Cornellians in China help send medical supplies to NYC, Ithaca
By Joe Wilensky
A determined group of Cornellians in and with connections to China has been helping to provide crucial equipment and supplies for medical professionals at Weill Cornell Medicine in New York City and Cayuga Medical Center in Ithaca.
To date, the efforts of these Cornell alumni, parents and friends have helped source and deliver more than 19,600 N95 respirator masks, 94,000 surgical and face masks, 59,000 surgical gloves, 2,600 sets of coveralls and other supplies, with additional equipment still on the way.
On April 10, the Executive Committee of the Cornell Board of Trustees passed a resolution of gratitude for these efforts, specifically calling out the thousands of surgical and N95 masks collected and sent to New York City medical professionals treating COVID-19 patients. The resolution recognized members of the Cornell China Advisory Board, along with Cornell’s Chinese alumni and parent community members, for their “extraordinary work and generosity” and the important role their collective efforts have played in “assisting Weill Cornell Medicine during a global pandemic … [and] supporting Cornell University and protecting medical professionals and vulnerable members of the local population.”
Members of the alumni community began mobilizing support and supplies as soon as COVID-19 appeared in New York, and when Wendy Wolford, vice provost for international affairs, and Dr. Augustine M.K. Choi, the Stephen and Suzanne Weiss Dean of Weill Cornell Medicine and provost for medical affairs of Cornell University, reached out to the university’s China Advisory Board for assistance, the response was immediate.
“We are incredibly grateful to Cornell’s China Advisory Board for mobilizing the community to help during this time of great need,” Choi said. “The shipments of personal protective equipment and other supplies are allowing our dedicated health care team to safely and effectively provide the best care to our COVID patients. It’s a testament to their enduring commitment to Cornell that so many alumni, along with parents and friends, both at home and abroad, answered the call.”
Gang Yu, M.S. ’86, founding chairman of the China Advisory Board and executive chairman of 111 Inc., a health company in China, formed a team with members of his company and was able to immediately procure thousands of N95 masks directly from 111’s Shanghai warehouse.
“I’m honored to have been a part of it, to partner with our first-rate Weill Cornell team,” Yu said. “I’m also proud of my colleagues.”
Alex Ting ’11, president of the Cornell Club of Hong Kong, also helped source an early, large batch of surgical masks and N95 respirators, personally putting down a payment for an order to ship immediately and then reaching out to the Hong Kong Cornellian community to fundraise to cover the cost.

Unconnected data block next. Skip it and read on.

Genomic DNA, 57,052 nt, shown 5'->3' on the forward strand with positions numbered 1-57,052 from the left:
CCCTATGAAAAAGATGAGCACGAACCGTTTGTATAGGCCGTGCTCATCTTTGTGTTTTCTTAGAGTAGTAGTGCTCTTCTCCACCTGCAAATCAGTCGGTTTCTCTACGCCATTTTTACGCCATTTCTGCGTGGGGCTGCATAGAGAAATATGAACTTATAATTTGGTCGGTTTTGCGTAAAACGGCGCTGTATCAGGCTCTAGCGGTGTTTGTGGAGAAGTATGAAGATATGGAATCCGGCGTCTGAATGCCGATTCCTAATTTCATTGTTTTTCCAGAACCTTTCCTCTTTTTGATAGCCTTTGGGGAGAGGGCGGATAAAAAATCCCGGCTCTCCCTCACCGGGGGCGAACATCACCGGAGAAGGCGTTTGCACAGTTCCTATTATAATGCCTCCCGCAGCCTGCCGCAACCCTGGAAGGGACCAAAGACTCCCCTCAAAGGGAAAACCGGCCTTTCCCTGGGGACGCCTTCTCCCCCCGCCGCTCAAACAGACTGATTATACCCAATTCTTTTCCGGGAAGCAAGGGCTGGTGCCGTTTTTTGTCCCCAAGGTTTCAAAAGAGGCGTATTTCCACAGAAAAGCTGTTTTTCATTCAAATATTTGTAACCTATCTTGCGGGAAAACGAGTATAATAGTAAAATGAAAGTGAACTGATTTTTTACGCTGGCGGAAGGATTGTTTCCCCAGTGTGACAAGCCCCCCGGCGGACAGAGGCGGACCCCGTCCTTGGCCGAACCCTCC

“When the virus hit [in New York], the most important thing to do was to protect health care workers, so it was a priority for us to get them the supplies that they needed as quickly as possible,” Ting said. “Speed and accuracy is absolutely critical, which the Cornell community achieved by coming together.”
Other alumni, parents and friends, responding to the call from New York City, self-organized, held fundraisers, contacted suppliers, purchased equipment and organized shipments. Deliveries of equipment have been facilitated on the U.S. side with help from former U.S. Rep. Steve Israel, now head of Cornell’s Institute of Politics and Global Affairs in New York City. Israel reached out to staff in Sen. Charles Schumer’s office to help expedite customs evaluation, Wolford said.
“What I have been so impressed by overall is that when COVID-19 really began to hit New York, seemingly everyone who was associated with Cornell in China – and that’s a lot of people – rushed to offer their support,” Wolford said. “Generosity is core to Asian culture, and the outpouring was overwhelming.”
The generosity was not limited to the need in New York City; donations also have flowed into Ithaca to support Cayuga Medical Center and essential Cornell staff who continue to work on campus. In one instance, a parent sent 20,000 masks to Cornell to help protect workers in the dining halls.
Ying Hua, faculty director of the Cornell China Center, said the center helped facilitate communication, researched export and import policies, and assisted in shepherding supplies to both New York City and Ithaca. One online parent group Hua started together with several other Cornellian volunteers grew from a dozen members to more than 200 in its first day.
“It was truly a privilege to get to interact with so many people in China who love and care about Cornell so deeply,” Hua said. “They’ve been through the worst of this, and they know how desperately we need these supplies. Hopefully we played a small role in making the process of getting this very much needed help for our colleagues at Weill Cornell go a little more smoothly.”
“While Cornell’s relationship with China is long and well-established, I always thought of it as academic collaboration,” Wolford said. “But I now see that that isn’t just collaboration – it’s true friendship. And, while our governments may disagree on policy and politics, and there may be real differences between our two countries and our academic systems, this is a real reminder that we have much in common as people and scholars. Through our shared humanity, we will always be stronger together.”